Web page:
He punished me with a curse, sealing me within this grove of oak and ash. He warned me I'd never leave him, and I'm afraid he's right. For centuries, I've waited for someone to free me. But the road leading past this wood is forgotten, overgrown and entangled with weeds and undergrowth. Even when storms unleash their wrath, this enchanted copse is spared. No matter how much I pray for its destruction.
He was well-versed in the black arts. He knew these trees were sacred. Told me if cut, vengeful souls would pursue the offender until his or her death. I later learned he'd buried his victims beneath the trunks. Said their corpses fed the trees.
Moments after he professed his undying love, he stabbed himself in the heart as I watched, unable to stop him. His blood spilled over the ground. His ghost forced me to bury his body in the grove and plant a weeping red rose tree over the corpse. Ever since then, roses always bloom. When the buds open, malicious eyes watch me.
I wish I had that dagger. I'd stab those eyes to see if they bleed.
But I'm afraid of what he might do from beyond the grave.
Saturday, October 15, 2011
Friday, August 12, 2011
I hear them drawing nearer, voices rising and falling. In my mind’s eye, I watch a human chain wind a serpentine path down the hill in this danse macabre. Nervous laughter gives way to raucous cheers as new recruits reach out a tentative hand to the last person in line.
But I stand alone, commanded by the Angel of Death to play my lute and charm these new denizens of the underworld. The music calms the confused ones, those who died unexpectedly and now venture with trepidation toward their unknown fate.
It’s the screams of the angry or terrified ones that chill me, clawing icy fingernails along my spine. If I could, I’d cover my ears to shut out the cacophony of curses and wails. Instead, I’m forced to keep playing, never stopping until the last person upon the earth has passed away.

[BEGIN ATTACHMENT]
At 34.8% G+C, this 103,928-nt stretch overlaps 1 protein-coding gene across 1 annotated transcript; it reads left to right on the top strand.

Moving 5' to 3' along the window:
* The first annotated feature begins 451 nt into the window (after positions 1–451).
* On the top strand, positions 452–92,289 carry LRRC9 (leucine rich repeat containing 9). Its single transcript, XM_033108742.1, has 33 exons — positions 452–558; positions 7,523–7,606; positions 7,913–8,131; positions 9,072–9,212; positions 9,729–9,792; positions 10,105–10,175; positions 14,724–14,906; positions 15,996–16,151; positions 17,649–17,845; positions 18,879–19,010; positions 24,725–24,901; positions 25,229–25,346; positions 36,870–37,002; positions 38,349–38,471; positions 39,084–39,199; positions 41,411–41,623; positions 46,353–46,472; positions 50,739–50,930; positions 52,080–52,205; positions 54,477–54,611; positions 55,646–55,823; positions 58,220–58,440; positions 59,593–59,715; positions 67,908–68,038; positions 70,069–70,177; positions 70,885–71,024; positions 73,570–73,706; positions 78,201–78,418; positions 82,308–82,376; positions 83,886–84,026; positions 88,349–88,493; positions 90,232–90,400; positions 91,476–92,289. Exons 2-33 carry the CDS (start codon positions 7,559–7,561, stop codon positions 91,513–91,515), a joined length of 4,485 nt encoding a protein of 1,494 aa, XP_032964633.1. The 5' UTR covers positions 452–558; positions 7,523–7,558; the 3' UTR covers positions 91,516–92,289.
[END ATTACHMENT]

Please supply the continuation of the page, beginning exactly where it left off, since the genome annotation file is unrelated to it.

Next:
The first time I saw the contorted faces and pale, blood-stained cheeks of these tormented souls, I froze, unable to play a note. Offended at my perceived disobedience, the Angel of Death blinded me.
No matter how much I beg, he will not kill me.
Wednesday, July 6, 2011
I hear my little sister crying upstairs. Ever since our kidnappers brought us to this house, with its austere stone walls and iron-barred windows, we have been separated.
I clutch the poppet my sister dropped in the entryway before our captors hustled her toward the upper floors. A bayonet drove me into a room at street-level. I watched the door clang shut, the lock clicking in place.
A staircase leads to unknown rooms. The wooden steps probably creak from age. How many feet paraded up and down their levels? How many hands gripped the iron railing?
My kidnappers must have known about the staircase when they locked me in here. I can imagine them toasting each other with beers, laughing at me, while outside the bullets fly and our people become martyrs for the revolution.
I'm one of those victims. A year ago, a tank crushed my legs, crippling me. Those same soldiers raped my sister then blinded her with a bowie knife.
My kidnappers don’t know this doll is a bomb I will soon activate. My sister and I have agreed to die together. I hope she’ll see in heaven.
Tuesday, July 5, 2011
The wolf’s howl wafted on the night air through Red’s open tower window. Alone on her cot, she stared at the raftered ceiling as the lupine call penetrated every cell of her person. Fingers tingling, she clenched them against her sides, trying to fight back the desire stirring within her.
Grandmother locked her in this room to keep her safe. The doctor dismissed Red’s condition as hysteria, accompanied by profuse sweating, fever, and tremors of the hands. The strange urges abated during the waning or waxing moons. But when the moon swelled into its new or full phases, the symptoms worsened. Red would thrash about so hard on the stone floor, bruises appeared on her body the next day.
Once, delirious, she’d run naked into the garden. Unable to force open the heavy wrought iron gate or scale the high stone wall, Red had tried to crash through a privet. Instead, branches scraped her skin, drawing blood. When she’d wiped her index finger across a smear and tasted the life force, Grandmother had slapped her across the face. Staggering back, Red had stared at her, unable to understand why the old woman couldn’t accept what had happened.
Neither of them – Grandmother or the doctor – assumed the wolf bite Red incurred was anything but. The wound healed with only a faint scar as a reminder. But it was the inner wound no one saw.